In search of biomarkers to detect patients with latent Plasmodium vivax infections
- A study reveals the presence of proteins from hypnozoites, the latent phase of the parasite, in circulating extracellular vesicles
Proteins derived from the latent liver stage of Plasmodium vivax can be detected in small extracellular vesicles that circulate in blood, according to a study led by Hernando del Portillo, ICREA Research Professor at the IGTP and ISGlobal. The results pave the way for identifying patients with asymptomatic infections, an essential requirement to stop parasite transmission.
P. vivax is the predominant malaria parasite outside Africa and causes around 16 million cases per year. Although considered less lethal than malaria falciparum, malaria vivax can also cause severe disease and is associated with considerable morbidity and mortality in endemic regions. In addition, P. vivax constitutes one of the greatest obstacles to achieving WHO's target of eliminating malaria from 35 countries by 2030. This is because the parasite can remain latent in the liver during several years after the initial infection, without causing any symptoms. Reactivation of the latent phase (called hypnozoite) causes disease relapse and allows for the possibility of transmitting the parasite to other people. Currently, there are no diagnostic tools capable of detecting asymptomatic hypnozoite carriers.
In this study, the research team led by Hernando A del Portillo (ICREA) and Carmen Fernandez-Becerra, researchers at ISGlobal and the Germans Trias i Pujol Research Institute (IGTP), explored the possibility of using blood circulating exosomes (small vesicles secreted by different cells) to detect the presence of hypnozoites in the liver. For this, they used a new experimental model developed by their collaborators at the Center for Infectious Disease Research (CIDR) in Seattle'humanised' mice that contain human liver cells and can therefore be infected by P. vivax. From the blood of these mice, Melisa Gualdrón-López, PERIS Fellow at the IGTP, managed to isolate human-derived exosomes that contained up to 17 different hypnozoite proteins, including a previously uncharacterized protein.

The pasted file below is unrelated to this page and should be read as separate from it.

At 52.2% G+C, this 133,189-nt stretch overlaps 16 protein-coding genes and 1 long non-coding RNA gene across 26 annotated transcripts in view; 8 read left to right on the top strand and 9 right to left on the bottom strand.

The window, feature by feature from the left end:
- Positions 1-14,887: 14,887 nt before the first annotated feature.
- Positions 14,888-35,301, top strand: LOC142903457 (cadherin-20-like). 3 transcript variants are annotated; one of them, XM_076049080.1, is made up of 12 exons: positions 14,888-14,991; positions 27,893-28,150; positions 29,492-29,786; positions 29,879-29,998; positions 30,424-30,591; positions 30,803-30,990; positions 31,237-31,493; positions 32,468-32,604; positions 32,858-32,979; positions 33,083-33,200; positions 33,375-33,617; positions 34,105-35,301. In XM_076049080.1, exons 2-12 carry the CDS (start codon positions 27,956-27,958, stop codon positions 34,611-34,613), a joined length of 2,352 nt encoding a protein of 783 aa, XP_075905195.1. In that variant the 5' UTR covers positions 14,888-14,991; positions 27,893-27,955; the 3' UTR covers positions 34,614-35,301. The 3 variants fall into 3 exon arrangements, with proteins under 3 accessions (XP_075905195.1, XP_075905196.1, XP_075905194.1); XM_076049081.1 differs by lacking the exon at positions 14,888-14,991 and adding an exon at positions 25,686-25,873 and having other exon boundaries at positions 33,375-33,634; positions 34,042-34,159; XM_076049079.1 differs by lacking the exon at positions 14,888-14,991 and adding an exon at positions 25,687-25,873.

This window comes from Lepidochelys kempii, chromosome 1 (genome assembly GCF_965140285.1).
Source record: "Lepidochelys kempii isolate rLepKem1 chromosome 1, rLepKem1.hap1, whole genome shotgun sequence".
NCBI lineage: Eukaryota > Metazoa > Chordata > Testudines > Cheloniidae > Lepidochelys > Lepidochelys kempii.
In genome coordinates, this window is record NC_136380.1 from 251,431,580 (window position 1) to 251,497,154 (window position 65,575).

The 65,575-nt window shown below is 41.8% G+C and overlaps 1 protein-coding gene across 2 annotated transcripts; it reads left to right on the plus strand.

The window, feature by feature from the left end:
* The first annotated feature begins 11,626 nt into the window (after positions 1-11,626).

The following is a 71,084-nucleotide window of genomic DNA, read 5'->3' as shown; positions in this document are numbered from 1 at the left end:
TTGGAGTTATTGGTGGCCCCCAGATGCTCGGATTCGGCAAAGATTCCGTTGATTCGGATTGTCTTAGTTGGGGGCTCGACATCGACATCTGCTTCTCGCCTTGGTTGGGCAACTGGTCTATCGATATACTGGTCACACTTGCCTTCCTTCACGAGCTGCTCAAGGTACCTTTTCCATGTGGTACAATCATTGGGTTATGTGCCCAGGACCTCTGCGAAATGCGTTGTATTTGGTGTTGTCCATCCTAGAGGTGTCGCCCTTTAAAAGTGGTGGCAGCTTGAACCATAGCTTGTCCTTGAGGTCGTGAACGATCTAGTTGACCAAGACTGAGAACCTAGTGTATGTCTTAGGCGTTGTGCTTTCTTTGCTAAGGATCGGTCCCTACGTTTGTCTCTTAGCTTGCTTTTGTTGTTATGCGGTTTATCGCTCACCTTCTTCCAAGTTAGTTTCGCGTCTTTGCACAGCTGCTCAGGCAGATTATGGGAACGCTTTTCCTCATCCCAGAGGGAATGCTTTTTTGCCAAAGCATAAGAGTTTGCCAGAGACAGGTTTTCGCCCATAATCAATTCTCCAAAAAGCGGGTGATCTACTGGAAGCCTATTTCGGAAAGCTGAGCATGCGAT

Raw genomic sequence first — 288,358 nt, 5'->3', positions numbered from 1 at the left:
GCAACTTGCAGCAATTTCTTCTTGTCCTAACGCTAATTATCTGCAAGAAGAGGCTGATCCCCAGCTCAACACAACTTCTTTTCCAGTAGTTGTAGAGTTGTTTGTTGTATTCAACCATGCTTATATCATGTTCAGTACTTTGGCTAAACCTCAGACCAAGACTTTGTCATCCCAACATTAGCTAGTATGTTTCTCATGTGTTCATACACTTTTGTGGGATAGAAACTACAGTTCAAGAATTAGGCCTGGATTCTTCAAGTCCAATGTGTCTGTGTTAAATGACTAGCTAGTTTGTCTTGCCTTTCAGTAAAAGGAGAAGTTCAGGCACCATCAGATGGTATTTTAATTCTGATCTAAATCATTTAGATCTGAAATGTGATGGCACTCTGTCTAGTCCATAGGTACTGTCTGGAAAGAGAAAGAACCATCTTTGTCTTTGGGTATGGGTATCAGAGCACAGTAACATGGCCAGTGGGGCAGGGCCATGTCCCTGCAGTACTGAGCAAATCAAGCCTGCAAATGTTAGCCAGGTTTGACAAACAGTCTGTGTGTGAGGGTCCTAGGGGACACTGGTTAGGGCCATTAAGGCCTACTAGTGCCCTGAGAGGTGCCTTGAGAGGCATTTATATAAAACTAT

"These results are a proof-of-concept that liver-derived exosomes can help us identify biomarkers of hypnozoite infection and hopefully develop diagnostic tests for these asymptomatic patients," says del Portillo. “What is more, this experimental model will provide valuable insights into the liver infection phase.”
Thanks to this work, the group have secured further funding from an NIHR21 Project from the National Institute of Health. This will ensure the very important next stage, Portillo tells us. Now we can use the technique at point of care on samples from asymptomatic patients and evaluate it as a tool for diagnosing malaria in this dormant stage.
Gualdrón-López M, Flannery EL, Kangwanrangsan N, et al. Characterization of Plasmodium vivax proteins in plasma-derived exoosmes from malaria-infected liver chimeric humanized mice. Frontiers in Microbiology. 25 June 2018 doi: 10.3389/fmicb.2018.01271
Funding Information: Melisa Gualdrón-López is a postdoctoral fellow supported by the Plan Estratégico de Investigación e Innovación en Salud (PERIS) of the Generalitat de Catalunya. Work in the laboratory of Carmen Fernández Becerra and Hernando A. del Portillo is funded by the Ministerio Español de Economía y Competitividad (SAF2016-80655-R) and by the Network of Excellency in Research and Innovation on Exosomes (REDiEX) (SAF2015-71231-REDT) and by Fundación Ramón Areces 2014 Investigacón en Ciencias de la Vida y de la Materia (Project Exosomas: Nuevos comunicadores intercelulares y su aplicabilidad como agentes terapéuticos en enfermedades parasitarias desatendidas).